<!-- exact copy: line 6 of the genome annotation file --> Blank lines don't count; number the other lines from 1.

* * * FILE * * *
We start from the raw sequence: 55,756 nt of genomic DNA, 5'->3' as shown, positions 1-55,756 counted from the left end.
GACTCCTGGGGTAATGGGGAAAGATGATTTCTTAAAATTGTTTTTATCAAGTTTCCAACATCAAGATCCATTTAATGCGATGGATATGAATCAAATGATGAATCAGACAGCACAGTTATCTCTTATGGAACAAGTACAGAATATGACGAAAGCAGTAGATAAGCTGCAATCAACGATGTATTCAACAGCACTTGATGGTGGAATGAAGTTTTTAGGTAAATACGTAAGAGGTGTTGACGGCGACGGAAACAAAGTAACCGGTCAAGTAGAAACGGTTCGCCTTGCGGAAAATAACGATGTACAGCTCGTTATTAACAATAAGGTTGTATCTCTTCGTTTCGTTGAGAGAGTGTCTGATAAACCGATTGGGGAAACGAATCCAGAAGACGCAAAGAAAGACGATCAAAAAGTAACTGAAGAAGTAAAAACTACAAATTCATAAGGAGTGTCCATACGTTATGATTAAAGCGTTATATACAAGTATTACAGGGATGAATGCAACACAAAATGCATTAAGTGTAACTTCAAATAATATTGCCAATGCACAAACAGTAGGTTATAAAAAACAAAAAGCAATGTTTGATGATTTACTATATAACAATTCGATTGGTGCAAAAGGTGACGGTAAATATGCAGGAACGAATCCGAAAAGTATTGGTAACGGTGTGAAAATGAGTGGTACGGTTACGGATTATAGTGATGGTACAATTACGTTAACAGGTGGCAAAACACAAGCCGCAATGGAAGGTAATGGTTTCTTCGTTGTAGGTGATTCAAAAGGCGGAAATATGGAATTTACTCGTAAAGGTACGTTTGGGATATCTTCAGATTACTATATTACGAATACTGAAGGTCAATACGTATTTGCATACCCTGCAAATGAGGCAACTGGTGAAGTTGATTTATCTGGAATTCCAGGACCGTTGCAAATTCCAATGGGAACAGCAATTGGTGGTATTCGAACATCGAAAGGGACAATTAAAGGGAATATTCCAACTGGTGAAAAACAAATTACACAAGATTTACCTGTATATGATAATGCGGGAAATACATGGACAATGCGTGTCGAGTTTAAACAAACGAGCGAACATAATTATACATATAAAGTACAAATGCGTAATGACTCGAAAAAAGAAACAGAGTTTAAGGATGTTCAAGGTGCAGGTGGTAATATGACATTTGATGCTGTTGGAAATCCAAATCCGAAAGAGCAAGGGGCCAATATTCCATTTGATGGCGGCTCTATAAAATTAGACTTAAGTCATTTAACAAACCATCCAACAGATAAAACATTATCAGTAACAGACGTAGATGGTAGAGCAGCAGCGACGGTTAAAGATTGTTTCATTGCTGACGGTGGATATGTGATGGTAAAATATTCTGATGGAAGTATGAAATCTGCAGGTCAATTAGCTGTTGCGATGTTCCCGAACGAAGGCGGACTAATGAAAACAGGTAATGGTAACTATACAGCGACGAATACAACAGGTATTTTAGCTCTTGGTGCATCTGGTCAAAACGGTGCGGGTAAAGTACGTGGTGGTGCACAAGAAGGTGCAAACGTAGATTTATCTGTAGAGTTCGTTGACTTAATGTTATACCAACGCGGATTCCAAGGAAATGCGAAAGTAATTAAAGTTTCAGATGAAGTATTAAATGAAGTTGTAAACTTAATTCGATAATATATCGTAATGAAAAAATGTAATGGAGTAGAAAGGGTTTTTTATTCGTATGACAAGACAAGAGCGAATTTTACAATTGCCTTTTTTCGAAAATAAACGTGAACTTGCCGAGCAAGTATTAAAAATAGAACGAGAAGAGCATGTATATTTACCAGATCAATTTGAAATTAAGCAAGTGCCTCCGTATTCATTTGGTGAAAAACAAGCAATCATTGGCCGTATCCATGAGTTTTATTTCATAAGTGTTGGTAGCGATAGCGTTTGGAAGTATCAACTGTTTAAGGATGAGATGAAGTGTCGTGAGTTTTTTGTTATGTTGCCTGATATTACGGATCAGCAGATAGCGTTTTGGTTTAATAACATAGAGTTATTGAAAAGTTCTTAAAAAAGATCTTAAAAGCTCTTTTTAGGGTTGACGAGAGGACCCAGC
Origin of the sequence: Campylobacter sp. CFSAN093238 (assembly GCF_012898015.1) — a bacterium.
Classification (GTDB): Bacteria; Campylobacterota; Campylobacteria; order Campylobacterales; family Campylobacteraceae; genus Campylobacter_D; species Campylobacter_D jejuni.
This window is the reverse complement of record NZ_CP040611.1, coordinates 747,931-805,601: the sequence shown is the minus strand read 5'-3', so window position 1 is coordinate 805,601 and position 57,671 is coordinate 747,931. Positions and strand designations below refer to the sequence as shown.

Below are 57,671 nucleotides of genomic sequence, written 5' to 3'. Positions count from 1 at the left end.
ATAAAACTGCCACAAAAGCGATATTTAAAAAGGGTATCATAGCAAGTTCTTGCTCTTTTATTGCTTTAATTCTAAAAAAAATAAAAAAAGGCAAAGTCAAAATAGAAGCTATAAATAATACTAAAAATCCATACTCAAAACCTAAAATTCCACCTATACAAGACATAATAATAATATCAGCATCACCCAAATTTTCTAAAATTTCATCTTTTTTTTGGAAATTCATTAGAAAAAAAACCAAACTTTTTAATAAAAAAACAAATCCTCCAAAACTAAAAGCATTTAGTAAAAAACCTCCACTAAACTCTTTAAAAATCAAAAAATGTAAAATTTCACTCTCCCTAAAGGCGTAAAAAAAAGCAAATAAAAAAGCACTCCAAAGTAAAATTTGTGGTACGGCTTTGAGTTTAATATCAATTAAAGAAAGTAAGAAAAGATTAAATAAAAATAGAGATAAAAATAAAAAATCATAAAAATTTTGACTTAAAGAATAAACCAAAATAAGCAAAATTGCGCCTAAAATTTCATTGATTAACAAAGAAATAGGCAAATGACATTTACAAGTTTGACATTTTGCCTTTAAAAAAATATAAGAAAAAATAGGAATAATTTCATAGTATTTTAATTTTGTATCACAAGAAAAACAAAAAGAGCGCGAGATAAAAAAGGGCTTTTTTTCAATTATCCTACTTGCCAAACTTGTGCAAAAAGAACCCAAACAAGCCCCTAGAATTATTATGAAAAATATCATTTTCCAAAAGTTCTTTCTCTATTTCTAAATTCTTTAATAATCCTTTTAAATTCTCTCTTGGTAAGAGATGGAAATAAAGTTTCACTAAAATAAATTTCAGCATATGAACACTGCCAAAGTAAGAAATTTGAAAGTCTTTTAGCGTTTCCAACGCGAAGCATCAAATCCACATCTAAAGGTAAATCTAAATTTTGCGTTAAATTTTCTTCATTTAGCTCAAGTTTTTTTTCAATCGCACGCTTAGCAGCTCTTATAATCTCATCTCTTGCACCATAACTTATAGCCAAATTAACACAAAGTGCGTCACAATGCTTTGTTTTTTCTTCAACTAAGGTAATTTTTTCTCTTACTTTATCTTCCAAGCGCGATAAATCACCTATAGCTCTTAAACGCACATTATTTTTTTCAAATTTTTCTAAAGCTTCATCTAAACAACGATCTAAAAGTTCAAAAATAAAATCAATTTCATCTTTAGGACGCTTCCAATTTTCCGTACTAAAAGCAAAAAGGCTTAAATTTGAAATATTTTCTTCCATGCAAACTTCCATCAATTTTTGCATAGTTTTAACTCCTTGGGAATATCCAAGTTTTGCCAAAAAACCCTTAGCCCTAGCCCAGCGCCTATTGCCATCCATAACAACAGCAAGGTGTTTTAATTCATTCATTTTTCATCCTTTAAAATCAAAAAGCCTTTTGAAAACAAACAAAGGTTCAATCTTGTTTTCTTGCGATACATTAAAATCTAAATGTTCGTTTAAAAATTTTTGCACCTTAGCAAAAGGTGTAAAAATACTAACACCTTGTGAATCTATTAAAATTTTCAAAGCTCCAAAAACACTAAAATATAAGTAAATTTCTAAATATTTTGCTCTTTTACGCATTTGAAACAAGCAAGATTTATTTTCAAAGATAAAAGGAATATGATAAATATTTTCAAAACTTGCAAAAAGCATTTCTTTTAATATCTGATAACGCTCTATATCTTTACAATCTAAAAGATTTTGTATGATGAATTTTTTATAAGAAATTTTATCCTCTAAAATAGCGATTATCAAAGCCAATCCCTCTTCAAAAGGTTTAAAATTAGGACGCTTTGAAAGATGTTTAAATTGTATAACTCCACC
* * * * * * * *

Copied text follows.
Below are 57,671 nucleotides of genomic sequence, written 5' to 3'. Positions count from 1 at the left end.